Modcomp Computer?

CRC technobug at comcast.net
Wed Aug 31 02:24:26 CDT 2005


On Tue, 30 Aug 2005 16:07:04 -0700 (PDT), Jeff Davis"  
<jdaviscl2 at soupwizard.com> wrote:

[...]
> The color scheme was brown and white, titled "Modular Computer
> Systems", with a ModComp logo.

What you found was a Modcomp II, a 16-bitter with 64 kwords of  
memory. The machine was modeled (ala SEL) on the IBM 1800 series  
controllers and were used primarily in communications and process  
control. There were produced in the 1974-78 period, or thereabouts.  
The design was interesting in that it used microcode which could be  
extended through a microword bus. Consequently, unused instructions  
were used for floating point, communications controllers, etc. OS was  
multi-tasked, priortized, and fully pre-emptive. The file system was  
ala IBM: you allocated your files at sysgen time. They were quick  
machines for the time.

> The insides were odd - instead of the usual card cages, a lever let  
> you pull
> out a sliding tray with (very rough est.) 15 x 15 inch cards that  
> were mounted
> on an accordian style fold-out bracket, which I couldn't figure out  
> how to
> fold out.

There is a knob on top of each plane which when pulled up allows the  
plane to swing open. By far the easiest computer to work on I've run  
across...

> They were interconnected with various flat cables.  The outside
> most card was wire-wrapped, I couldn't see much of the other cards  
> but I got
> the card names and part#s of all of them:
>
> 1 of Loop Controller, 551-100169-001
> 1 of MC II Plane I, 551-100140-001
> 1 of MC II Plane I, 551-100140-001
> 4 of 16K memory, 551-100069-001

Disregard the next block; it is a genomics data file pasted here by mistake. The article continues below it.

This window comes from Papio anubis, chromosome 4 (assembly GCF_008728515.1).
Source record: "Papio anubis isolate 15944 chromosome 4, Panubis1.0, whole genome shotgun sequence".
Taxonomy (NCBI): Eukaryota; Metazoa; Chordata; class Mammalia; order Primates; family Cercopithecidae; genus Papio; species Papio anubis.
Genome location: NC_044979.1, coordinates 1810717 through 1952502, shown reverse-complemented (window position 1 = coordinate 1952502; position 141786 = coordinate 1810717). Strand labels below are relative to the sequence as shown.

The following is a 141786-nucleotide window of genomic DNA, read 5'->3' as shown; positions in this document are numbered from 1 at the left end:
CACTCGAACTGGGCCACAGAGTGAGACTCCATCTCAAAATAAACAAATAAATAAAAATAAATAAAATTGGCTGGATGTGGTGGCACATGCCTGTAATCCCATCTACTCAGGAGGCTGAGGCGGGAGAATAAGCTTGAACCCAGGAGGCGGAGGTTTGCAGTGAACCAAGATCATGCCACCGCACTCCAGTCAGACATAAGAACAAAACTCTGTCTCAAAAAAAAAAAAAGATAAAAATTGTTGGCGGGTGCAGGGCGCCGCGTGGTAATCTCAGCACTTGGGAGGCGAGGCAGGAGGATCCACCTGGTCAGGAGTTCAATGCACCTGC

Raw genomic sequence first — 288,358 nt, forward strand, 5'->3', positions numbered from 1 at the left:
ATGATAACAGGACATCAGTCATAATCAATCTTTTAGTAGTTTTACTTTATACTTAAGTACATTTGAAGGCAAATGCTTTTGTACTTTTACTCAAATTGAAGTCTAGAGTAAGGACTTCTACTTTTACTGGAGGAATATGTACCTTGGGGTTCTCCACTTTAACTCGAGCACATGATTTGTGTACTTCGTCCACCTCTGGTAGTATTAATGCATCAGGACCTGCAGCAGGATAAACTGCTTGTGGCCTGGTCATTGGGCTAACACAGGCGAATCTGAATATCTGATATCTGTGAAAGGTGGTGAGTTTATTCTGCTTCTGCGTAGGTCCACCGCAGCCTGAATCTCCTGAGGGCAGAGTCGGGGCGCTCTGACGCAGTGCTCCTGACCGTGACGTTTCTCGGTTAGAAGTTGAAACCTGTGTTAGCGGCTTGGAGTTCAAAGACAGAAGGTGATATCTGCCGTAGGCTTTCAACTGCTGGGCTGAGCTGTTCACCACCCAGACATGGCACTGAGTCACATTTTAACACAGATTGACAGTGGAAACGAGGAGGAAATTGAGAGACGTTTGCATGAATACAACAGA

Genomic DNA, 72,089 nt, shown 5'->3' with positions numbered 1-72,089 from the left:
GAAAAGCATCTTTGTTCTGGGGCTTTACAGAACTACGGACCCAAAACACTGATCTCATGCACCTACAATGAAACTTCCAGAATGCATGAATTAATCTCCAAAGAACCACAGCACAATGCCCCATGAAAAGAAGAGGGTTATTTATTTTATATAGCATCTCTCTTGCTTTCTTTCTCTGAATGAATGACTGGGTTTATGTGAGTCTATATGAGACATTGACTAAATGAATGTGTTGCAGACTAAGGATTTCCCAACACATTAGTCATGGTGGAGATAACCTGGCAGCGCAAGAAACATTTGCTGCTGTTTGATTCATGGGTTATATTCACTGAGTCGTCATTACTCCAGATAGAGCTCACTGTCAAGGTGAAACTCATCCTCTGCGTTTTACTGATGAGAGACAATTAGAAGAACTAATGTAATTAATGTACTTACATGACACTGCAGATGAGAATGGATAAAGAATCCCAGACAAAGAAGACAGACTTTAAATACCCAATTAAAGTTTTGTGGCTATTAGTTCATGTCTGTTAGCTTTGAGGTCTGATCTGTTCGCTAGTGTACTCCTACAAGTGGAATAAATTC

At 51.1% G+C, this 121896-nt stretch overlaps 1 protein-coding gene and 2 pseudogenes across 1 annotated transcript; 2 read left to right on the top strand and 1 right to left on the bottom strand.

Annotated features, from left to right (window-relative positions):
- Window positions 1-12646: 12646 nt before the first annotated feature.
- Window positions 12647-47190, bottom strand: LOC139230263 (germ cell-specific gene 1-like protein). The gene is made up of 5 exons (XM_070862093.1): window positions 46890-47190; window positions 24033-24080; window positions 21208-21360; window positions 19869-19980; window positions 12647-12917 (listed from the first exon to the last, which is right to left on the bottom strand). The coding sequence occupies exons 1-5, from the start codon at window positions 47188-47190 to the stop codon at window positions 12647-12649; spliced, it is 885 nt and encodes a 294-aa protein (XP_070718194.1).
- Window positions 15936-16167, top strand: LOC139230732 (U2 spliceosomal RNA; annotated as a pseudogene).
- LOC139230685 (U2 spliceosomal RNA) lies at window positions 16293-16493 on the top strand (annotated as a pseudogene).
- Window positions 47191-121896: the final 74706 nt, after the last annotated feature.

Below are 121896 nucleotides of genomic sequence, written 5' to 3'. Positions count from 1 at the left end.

IIRC all the planes, with the exception of the memory were wire- 
wrapped and all ICs are socketed. What makes these planes unique is  
that the power regulation is at the top on each plane. Raw DC is  
provided from some honkin' supplies located at the back of the  
drawer. The original IIs were implemented in 74Hxx (read very hot,  
but not too fast) and consequently there are IIRC 9 fans on the  
bottom of the drawer.

Generally, I/O was housed in plain boxes beneith/along side the  
computer, but constructed with the same planes as the main computer.  
However, these planes were oriented horizontally.

I ran one in an experiment during the period 1975-78. It was mounted  
in a trailer which traveled over 10k miles over the period of the  
experiment - damn reliable beast.

> Anyone know what this is?  If anyone wants it, it's located in  
> Santa Barbara,
> California - email me and I can give you the contact info for the  
> surplus
> department there (or google "surplus ucsb").  I'll try to get out  
> there on
> thursday and take some pictures if anyone is interested.
>
> Jeff

I would love to see some pictures :-))

     CRC




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